Source: Science Direct
Author: Henrik Christiansen, Nicolas Fournier, Bart Hellemans, Filip A.M. Volckaert.
- •280 samples of fish dishes were collected in Brussels and molecularly tested.
- •Mislabeling was present in cod (13.1%), sole (11.1%) and bluefin tuna (95.0%).
- •Bluefin tuna was substituted mostly by other tuna species.
- •The overall mislabeling rate was 31.1% and 38.1% in EU canteens.
A high demand for seafood in combination with overfishing threatens living marine resources worldwide. Sound regulation and enforcement is needed for sustainable management, yet the seafood business is characterized by high levels of uncertainty regarding product identity. Here, 280 fish dishes sold in commercial restaurants, canteens of the European Union and sushi bars throughout Brussels, Belgium were assessed for mislabeling using DNA barcoding.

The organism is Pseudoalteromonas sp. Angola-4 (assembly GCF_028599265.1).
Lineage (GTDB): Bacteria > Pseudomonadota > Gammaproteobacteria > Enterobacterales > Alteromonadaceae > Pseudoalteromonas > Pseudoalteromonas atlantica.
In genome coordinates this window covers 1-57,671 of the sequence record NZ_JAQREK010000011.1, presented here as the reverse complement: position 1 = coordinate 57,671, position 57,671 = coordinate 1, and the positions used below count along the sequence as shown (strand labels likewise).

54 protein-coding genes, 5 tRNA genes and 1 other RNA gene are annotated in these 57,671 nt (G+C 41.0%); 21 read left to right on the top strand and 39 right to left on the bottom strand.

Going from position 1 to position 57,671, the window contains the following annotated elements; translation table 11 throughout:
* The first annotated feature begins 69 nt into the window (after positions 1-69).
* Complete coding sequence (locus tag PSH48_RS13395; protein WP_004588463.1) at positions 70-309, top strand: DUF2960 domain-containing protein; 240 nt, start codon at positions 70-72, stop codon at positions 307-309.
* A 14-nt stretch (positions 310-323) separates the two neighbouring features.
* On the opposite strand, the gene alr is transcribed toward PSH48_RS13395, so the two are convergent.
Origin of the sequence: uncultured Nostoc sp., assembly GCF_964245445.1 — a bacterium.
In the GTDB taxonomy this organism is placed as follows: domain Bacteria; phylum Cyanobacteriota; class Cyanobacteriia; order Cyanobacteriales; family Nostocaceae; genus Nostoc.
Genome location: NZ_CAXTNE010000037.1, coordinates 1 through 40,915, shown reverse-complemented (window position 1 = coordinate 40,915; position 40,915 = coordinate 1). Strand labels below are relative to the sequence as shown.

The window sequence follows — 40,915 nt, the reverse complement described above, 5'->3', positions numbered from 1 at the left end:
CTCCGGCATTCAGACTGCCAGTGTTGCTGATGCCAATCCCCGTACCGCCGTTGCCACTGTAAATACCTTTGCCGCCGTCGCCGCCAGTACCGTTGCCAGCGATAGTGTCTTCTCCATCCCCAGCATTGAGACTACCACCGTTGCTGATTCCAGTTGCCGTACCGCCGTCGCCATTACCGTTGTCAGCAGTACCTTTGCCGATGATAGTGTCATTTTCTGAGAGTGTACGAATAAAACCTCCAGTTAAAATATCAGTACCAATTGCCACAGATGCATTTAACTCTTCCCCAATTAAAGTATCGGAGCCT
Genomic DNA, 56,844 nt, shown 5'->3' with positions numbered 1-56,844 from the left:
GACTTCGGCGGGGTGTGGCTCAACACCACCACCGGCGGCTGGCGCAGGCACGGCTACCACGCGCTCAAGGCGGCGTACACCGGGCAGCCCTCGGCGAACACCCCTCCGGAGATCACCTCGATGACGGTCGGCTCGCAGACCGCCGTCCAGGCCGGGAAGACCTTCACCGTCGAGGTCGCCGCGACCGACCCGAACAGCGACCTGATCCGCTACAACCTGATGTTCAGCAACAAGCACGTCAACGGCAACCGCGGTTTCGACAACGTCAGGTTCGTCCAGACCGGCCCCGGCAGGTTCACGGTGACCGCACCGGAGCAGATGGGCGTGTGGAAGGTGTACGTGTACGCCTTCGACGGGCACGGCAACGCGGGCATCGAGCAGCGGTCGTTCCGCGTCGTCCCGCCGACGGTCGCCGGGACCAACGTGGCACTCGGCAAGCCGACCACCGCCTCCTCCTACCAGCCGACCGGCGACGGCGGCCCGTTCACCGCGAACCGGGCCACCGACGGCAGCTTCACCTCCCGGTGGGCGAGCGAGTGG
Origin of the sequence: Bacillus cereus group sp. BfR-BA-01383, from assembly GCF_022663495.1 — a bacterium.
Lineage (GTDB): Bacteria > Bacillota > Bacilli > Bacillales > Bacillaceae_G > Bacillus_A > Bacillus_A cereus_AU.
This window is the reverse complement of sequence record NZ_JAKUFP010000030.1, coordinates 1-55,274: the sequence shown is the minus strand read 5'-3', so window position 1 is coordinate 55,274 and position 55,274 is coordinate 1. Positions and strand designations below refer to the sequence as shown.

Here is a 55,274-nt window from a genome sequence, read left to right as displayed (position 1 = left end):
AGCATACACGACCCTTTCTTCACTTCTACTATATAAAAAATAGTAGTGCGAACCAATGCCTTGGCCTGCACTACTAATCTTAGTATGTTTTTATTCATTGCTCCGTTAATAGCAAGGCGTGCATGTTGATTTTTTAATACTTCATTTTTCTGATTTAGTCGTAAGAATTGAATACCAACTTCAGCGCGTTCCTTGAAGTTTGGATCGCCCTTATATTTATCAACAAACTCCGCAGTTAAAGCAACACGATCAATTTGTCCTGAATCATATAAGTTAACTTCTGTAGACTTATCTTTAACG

Overall 31.1% mislabeled samples were detected, with mislabeling present in all types of vendors. Cod and sole were the most frequently sampled and were also mislabeled regularly (13.1% and 11.1%). Bluefin tuna was substituted almost always (95% mislabeling), mostly by other tuna species. Results show that seafood labeling rules and controls are not sufficient, particularly in the food service industry, where for example commercial denominations can be ambiguous and scientific species denomination is not compulsory. Irrespective if negligent or fraudulent, mislabeling practices are detrimental for economical and sustainability goals and also consumers’ trust.
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